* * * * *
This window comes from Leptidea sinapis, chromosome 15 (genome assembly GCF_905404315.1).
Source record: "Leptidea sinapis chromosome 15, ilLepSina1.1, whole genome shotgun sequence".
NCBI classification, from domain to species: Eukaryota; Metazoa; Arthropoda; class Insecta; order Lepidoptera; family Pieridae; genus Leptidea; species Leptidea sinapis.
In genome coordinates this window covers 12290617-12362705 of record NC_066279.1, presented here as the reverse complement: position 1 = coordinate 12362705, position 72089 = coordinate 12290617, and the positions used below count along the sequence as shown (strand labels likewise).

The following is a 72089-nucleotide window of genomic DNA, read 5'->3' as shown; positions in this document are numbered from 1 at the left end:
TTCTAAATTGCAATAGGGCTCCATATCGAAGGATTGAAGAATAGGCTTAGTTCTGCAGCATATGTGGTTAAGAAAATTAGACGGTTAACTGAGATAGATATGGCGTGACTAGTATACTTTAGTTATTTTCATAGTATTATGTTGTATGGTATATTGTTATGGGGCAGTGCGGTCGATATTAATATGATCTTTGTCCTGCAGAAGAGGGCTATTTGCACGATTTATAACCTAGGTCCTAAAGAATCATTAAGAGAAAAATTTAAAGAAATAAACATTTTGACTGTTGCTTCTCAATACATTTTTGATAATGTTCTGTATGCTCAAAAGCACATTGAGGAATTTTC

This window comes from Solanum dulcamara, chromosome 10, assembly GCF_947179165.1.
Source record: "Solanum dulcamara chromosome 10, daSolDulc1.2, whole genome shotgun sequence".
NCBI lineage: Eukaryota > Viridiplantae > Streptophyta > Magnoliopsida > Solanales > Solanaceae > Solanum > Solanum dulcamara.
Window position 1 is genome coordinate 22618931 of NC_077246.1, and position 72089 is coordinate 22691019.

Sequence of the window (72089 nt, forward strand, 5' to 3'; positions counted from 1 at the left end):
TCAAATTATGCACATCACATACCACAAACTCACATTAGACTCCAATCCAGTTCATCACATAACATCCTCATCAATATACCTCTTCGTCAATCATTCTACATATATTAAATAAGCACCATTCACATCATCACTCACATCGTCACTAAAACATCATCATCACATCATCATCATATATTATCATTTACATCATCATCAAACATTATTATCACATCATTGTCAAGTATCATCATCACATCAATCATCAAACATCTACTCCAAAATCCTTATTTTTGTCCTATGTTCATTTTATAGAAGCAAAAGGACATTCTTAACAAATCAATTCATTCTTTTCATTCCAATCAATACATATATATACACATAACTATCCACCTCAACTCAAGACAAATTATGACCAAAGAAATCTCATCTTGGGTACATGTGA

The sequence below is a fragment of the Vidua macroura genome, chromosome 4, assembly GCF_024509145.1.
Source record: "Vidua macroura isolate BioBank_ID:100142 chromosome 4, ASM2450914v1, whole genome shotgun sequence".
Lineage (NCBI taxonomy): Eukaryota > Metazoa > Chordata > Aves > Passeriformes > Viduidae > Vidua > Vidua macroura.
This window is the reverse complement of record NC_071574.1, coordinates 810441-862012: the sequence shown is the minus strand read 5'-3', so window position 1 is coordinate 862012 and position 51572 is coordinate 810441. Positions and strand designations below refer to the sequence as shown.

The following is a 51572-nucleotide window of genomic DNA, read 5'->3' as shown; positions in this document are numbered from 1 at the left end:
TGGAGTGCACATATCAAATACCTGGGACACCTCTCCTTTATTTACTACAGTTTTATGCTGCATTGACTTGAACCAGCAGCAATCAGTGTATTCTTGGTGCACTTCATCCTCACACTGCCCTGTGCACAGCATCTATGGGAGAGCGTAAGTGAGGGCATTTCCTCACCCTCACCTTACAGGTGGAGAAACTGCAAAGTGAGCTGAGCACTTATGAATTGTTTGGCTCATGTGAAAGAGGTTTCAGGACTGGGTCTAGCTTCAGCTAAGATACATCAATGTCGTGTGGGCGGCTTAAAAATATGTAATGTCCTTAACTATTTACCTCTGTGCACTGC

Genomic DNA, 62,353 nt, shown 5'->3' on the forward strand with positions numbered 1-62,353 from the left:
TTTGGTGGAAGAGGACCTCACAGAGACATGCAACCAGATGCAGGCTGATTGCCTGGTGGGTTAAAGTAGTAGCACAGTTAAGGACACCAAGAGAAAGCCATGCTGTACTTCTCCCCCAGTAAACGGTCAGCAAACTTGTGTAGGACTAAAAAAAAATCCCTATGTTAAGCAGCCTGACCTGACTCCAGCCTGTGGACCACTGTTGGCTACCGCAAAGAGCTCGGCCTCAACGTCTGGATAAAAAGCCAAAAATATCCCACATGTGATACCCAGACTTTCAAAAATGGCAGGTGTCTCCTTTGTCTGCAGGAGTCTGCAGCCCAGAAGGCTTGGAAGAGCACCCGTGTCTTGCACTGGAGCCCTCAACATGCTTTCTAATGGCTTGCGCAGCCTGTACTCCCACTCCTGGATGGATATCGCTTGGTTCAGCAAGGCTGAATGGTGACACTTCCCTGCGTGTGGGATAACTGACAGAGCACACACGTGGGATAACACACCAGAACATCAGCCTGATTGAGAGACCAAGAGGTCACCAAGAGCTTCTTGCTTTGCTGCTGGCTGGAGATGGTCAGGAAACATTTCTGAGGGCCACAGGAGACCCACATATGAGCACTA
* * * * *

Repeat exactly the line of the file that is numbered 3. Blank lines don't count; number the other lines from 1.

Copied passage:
NCBI classification, from domain to species: Eukaryota; Metazoa; Arthropoda; class Insecta; order Lepidoptera; family Pieridae; genus Leptidea; species Leptidea sinapis.